The Northern Irish executive said yesterday that the province – which has two universities, the University of Ulster and Queen’s University Belfast – would follow the example of Scotland and Wales in charging £9,000 to rest-of-UK students.
Northern Irish students will have their fees set at £3,465, as will students from the Republic of Ireland and all other European Union countries.
Basil McCrea, chairman of the Northern Ireland Assembly’s employment and learning committee, warned: “We are leaving ourselves open to an equity challenge. It is not fair that someone from Doncaster doing chemical engineering here pays up to £9,000, someone from Dundalk pays around £3,000, and someone from Dromore £3,000.”
Northern Irish students wishing to study in the rest of the UK, who may face fees of up to £9,000, will be able to apply for loans to cover the full amount.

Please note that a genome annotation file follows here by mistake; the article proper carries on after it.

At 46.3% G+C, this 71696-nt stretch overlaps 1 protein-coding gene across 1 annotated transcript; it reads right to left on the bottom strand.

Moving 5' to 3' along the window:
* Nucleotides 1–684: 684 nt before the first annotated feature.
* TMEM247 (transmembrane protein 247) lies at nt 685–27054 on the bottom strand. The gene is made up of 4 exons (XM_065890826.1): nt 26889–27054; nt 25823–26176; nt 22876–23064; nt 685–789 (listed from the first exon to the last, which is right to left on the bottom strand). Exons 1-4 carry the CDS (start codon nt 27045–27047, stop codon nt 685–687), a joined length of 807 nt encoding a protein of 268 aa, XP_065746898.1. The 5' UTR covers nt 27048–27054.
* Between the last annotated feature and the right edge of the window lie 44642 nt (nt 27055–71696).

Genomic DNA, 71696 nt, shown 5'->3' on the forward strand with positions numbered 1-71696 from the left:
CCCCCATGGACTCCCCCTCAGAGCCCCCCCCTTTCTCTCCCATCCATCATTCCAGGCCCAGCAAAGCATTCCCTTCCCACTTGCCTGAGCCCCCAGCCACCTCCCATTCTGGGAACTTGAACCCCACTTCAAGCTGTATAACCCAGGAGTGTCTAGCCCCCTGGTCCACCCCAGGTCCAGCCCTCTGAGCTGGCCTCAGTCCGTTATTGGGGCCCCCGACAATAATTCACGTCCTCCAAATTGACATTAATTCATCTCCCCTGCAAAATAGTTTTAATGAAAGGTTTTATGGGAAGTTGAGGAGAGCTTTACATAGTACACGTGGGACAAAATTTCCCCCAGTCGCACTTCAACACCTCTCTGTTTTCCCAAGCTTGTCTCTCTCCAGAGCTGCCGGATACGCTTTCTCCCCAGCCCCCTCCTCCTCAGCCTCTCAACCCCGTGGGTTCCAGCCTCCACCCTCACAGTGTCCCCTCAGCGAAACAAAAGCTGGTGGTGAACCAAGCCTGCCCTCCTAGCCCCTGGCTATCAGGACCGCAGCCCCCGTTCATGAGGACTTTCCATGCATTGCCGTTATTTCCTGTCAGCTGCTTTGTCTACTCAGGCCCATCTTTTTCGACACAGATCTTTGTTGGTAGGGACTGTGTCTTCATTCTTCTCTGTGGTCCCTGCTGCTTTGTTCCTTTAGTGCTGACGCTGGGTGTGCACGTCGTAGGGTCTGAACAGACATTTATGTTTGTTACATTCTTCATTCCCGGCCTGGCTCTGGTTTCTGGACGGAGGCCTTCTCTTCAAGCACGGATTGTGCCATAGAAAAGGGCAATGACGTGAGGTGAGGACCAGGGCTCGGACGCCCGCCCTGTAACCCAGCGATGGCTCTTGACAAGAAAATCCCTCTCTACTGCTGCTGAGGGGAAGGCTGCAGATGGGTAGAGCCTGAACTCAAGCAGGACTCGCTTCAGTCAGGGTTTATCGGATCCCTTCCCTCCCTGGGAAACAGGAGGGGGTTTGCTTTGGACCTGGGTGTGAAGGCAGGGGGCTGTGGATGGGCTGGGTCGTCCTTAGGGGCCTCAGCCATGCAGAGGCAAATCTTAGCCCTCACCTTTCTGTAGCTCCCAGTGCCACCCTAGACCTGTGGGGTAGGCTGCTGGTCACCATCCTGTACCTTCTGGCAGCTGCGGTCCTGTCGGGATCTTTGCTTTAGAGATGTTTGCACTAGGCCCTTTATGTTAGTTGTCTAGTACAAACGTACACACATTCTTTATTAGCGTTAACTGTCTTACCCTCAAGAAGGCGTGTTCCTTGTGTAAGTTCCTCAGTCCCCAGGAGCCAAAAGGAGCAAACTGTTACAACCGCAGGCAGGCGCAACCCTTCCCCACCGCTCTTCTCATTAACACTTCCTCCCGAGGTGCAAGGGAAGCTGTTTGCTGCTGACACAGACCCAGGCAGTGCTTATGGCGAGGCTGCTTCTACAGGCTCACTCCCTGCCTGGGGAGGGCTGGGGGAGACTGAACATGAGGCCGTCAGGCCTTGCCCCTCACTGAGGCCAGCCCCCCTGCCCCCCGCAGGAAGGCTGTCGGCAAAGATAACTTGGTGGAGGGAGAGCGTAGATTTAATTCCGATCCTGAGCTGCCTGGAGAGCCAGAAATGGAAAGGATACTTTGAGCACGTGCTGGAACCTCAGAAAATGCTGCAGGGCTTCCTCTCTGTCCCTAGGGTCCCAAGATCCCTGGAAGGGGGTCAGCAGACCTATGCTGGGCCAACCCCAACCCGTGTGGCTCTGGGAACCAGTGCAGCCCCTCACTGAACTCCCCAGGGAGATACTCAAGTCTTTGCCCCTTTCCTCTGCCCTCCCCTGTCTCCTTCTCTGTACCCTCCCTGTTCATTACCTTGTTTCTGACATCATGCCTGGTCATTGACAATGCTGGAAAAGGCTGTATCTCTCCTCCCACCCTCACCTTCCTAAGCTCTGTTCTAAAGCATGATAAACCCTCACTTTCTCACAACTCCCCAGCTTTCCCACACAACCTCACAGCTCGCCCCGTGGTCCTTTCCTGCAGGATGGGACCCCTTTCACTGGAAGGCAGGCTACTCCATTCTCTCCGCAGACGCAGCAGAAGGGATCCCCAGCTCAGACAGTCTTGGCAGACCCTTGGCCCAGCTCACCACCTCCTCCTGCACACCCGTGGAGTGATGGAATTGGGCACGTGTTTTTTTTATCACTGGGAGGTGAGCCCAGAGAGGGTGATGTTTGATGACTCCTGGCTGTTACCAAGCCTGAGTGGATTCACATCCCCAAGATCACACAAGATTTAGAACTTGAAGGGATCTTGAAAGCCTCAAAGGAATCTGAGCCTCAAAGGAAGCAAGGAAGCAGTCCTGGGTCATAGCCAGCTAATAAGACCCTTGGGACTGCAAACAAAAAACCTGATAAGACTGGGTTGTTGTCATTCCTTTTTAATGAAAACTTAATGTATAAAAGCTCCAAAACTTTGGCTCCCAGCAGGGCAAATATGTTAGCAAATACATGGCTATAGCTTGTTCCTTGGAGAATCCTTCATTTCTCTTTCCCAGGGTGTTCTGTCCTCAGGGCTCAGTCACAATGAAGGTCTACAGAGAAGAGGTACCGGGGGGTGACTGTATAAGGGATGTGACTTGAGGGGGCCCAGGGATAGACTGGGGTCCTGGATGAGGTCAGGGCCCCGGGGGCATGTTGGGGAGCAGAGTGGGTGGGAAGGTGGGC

The University of Ulster is reported to have indicated that it will charge rest-of-UK students around £6,000 a year in classroom-based subjects, and around £8,000 a year in lab-based subjects. Queen’s University Belfast has yet to make a decision.
Stephen Farry, Northern Ireland’s employment and learning minister, said his department needed to find £22 million to plug the funding gap.
“These decisions are a clear indication that the executive is working for Northern Ireland,” he said.
“For our future students, for our graduates and indeed for their families and the economy.
“A considerable element of this will be financed by charging higher fees to students from England, Scotland and Wales.”